Saturday, April 18, 2009

ha upei

mama hilda left yesterday morning for ciudad del este, so my host brothers arturo and jorgito were left to take care of themselves.

last night, i couldnt hold in my disbelief as arturo invited me to the dinner table. he had prepared a typical paraguayan dish, and it was actually super rico.

two years ago when i arrived to site, he was a typical machismo paraguayan man. not because he meant to be, but mostly because of stereotypical gender roles. he worked out in the field, sometimes in construction, but had no idea how to wash clothes or cook. being the youngest son left in the house, his mother always took care of him and spoiled him.

a few weeks ago, he proposed to his girlfriend. last night at dinner, when i asked him if he was going to help her out in the house, he replied, "of course. we are going to do everything together. im not going to leave her to wash my clothes and cook my meals."

as americans, many of us enter peace corps thinking that we are going to change things in a big way. open libraries. health posts. bring running water and brick ovens. change the lives of hundreds of people and leave our service feeling like gods.

but the truth is, many of us have sat around for the past two years, struggling to get out of bed every day. trying to find work, or at least something to make the day go faster. we have applied for project funding and been rejected, hid in our houses on rainy days, and spent the thousands of hours doing nothing but visiting with the people.

some of us feel like failures, but im starting to realize that all of the hours of visiting does eventually amount to something. we just need to accept that as success.

for two years, i watched teo interact with the people in my site. he washed my clothes and cooked my meals, as my neighbors and host families watched from afar. he played with the kids, and taught them how to say please and thank you. he reminded them to brush their teeth, and scolded them when they threw their trash on the ground. he pulled them aside when they were naughty, and explained to them why they couldnt act that way.

i dont know if he realizes how much hes accomplished during his service in paraguay, but i will always be proud of him. some men in my community are starting to copy his behaviors. they help out at home. they dont hit their kids when they are naughty. they try to spend more time playing with their children, and support their wives decisions to go back to school. they want their wives to become more educated....

now all we can do is hope that this behavior continues and multiplies....

and thats all i have left to write.

thank you for reading my blog for the past two years.

ill see you on the 5th of may.

Thursday, February 19, 2009

locura automatica

although we did have an amazing time on our trip to patagonia, i must say, i am relieved to be back in paraguay.

as we sat around in hostels chatting with extensive travelers, i had an ongoing sense of discomfort. i thought that i would be ok with staying in hostels, cooking and sharing rooms with complete strangers. living out of a backpack. having two outfits to wear, and always feeling dirty. i thought that i wouldnt feel awkward, especially since its been over two years since ive had a home.

and then i realized the cause of my discontent.

i missed paraguay. i missed having the kids annoy me every 20 minutes. i missed drinking mate in the morning with teo. argentinian yerba sucks. i missed my peace corps friends. talking on the phone for hours on rainy days. sitting in my hammock and eating popcorn with cecilia.

i had already gotten used to missing my life back in the states, but for the first time, i missed my life in paraguay. i guess i never realized how comfortable ive become with the lifestyle and the people, and now im sad that i only have two months left. im afraid that after i go back to the states, i will miss my paraguayan life.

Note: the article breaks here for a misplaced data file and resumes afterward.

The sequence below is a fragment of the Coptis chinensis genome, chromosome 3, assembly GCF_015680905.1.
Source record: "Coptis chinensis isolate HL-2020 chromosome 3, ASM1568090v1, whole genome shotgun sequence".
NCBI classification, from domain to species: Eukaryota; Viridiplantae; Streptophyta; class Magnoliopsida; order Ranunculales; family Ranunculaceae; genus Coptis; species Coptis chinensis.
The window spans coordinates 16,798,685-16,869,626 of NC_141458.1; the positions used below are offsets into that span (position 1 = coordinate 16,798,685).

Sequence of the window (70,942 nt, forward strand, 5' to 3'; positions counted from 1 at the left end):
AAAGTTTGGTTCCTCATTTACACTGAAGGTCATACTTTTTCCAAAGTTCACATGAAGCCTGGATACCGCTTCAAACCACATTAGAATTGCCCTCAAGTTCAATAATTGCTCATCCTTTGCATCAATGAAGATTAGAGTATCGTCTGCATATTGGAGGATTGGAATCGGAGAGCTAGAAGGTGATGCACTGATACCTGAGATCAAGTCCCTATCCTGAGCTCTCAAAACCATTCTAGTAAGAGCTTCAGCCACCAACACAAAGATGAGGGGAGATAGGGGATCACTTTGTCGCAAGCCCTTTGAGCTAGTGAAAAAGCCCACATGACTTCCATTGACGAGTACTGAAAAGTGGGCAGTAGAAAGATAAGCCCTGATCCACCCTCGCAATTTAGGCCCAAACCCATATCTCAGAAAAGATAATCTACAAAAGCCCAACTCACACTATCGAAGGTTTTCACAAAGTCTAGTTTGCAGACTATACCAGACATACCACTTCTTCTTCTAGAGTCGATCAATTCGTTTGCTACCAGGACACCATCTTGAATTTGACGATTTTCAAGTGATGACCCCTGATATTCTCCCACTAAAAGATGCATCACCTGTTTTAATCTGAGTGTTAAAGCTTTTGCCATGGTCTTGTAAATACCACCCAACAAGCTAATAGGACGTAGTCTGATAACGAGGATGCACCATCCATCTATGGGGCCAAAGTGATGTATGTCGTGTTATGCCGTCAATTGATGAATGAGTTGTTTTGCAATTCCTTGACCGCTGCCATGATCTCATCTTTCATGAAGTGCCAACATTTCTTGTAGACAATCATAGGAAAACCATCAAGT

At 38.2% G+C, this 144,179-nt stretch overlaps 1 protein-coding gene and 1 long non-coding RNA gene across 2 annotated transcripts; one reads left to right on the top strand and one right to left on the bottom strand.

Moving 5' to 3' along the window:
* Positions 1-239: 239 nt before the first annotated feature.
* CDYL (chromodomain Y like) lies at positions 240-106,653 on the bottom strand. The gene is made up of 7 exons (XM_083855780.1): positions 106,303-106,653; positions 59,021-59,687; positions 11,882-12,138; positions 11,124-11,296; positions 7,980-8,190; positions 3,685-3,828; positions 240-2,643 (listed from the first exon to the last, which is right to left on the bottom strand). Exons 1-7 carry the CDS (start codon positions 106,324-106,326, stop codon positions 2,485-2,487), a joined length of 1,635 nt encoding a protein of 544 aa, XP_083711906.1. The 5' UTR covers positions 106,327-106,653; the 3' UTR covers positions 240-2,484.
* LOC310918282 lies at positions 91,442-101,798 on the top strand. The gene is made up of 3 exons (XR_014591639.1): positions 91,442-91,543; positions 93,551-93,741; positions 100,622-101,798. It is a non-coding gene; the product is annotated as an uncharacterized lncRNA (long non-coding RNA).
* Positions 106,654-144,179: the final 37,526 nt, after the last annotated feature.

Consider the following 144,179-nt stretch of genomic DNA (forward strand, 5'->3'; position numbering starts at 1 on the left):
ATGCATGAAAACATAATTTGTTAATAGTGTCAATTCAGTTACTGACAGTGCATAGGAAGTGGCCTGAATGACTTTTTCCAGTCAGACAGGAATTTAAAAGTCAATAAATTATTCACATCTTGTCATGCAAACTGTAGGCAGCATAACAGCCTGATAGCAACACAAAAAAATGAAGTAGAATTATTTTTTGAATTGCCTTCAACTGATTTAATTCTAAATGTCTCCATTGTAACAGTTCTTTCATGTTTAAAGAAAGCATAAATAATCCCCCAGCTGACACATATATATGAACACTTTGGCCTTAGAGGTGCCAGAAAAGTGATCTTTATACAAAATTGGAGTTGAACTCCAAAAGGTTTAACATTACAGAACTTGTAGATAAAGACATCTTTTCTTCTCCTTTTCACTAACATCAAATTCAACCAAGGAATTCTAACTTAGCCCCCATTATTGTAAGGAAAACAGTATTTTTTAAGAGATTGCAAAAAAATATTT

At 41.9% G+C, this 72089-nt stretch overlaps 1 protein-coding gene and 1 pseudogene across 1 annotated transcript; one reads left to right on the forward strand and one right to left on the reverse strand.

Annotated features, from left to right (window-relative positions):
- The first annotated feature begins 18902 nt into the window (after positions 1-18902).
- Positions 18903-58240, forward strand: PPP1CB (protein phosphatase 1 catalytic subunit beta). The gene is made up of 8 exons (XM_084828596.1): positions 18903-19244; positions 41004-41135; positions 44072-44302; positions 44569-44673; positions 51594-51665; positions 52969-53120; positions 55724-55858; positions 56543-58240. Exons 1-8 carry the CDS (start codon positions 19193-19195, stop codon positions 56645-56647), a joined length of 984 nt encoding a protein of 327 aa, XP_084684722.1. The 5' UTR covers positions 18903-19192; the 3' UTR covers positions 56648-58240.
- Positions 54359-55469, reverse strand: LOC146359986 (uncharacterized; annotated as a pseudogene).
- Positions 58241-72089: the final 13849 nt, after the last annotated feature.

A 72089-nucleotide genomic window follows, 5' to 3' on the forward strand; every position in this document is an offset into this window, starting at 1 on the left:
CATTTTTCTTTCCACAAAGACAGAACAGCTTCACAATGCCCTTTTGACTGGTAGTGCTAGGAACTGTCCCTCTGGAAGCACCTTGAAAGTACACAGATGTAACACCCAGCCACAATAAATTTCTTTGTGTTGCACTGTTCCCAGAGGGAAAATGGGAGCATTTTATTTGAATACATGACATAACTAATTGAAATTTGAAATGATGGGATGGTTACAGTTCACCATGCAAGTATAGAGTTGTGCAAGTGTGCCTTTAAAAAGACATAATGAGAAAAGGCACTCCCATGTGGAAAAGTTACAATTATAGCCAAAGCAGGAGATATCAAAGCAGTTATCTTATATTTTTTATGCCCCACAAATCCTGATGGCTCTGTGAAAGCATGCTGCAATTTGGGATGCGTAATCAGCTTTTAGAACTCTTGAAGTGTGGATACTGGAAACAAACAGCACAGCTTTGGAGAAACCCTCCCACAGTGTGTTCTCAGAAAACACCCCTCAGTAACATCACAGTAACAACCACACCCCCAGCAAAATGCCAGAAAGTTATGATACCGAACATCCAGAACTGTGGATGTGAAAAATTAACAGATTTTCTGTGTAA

my host brother is getting married in may. everyone is coming home from buenos aires for the wedding and i wont be around for it. sad day.

Tuesday, January 13, 2009

emmie and romy

as dumb as it sounds, im still surprised when paraguayans ask me where i learned to dance.... or why i know how to swim.... where i learned karate....

i just forget how priviledged we are in the states.

i feel guilty about taking things for granted. as a child, i didnt realize how lucky i was when my parents dropped me off at ballet classes. i whined and whined about not wanting to go, and i never stopped to think about the sacrifices that my parents were making for me.

every night, my parents fed me dinner then sent me off to ballet. karate. swim lessons. piano. girl scouts. they bought my uniforms and costumes. bathing suits and goggles. leotard after leotard so that i could always have something pretty to wear. they always made sure they were home from work so that they could feed me and get me to class on time.

.... and now, i think of my parents every time paraguayans ask my why im not scared to get in the water and swim. paraguayans smile when i play the guitar and sing, and they ask me where i learned to play. they ask me to teach dance classes, and want me to share everything that i know how to do.

and i have my parents to thank.

i love you mom and dad.

Saturday, January 3, 2009

año nuevo

im sick and staying at the chaco with nothing to do.... gonna fill out this fancy quiz that i stole from kate and william....

1. What did you do in 2008 that you’d never done before?
get married, not wash my hands for over 24 hours

2. Did you keep your new year’s resolutions, and will you make more for next year?
i typically hate resolutions, but i promised my suegra that this year i would work on not taking things personally

3. Did anyone close to you give birth?
holy balls. people back home are pushing out babies like crazy

4. Did anyone close to you die?

5. What countries did you visit?
united states, argentina

6. What would you like to have in 2009 that you lacked in 2008?
air conditioning, a job with more structure and higher productivity, hot water

7. What dates from 2008 will remain etched upon your memory, and why?
27 de september- kinda got married, wicked good time, many people fell into trash pits

8. What was your biggest achievement of the year?
cecilia brushes her teeth regularly, kati yells at people for littering, people in my site use condoms.... all of the small changes add up:)

9. What was your biggest failure?
getting rejected by the municipalidad for fogon project funding

10. Did you suffer illness or injury?
i was probably sick for 90% of 2008

11. What was the best thing you bought?
spandex pants

12. Whose behavior merited celebration?
teo- because he lives in a shack with no water and no bathroom

13. Whose behavior made you appalled and depressed?
im not quite sure.... i have no idea whats going on in the states, and life down here is tranquilopa:)

14. Where did most of your money go?
pretty jewelry in buenos aires, wedding stuff

15. What did you get really, really, really excited about?
juice hour, wedding, booking travel plans to patagonia

16. What song will always remind you of 2008?
better than ezra- king of new orleans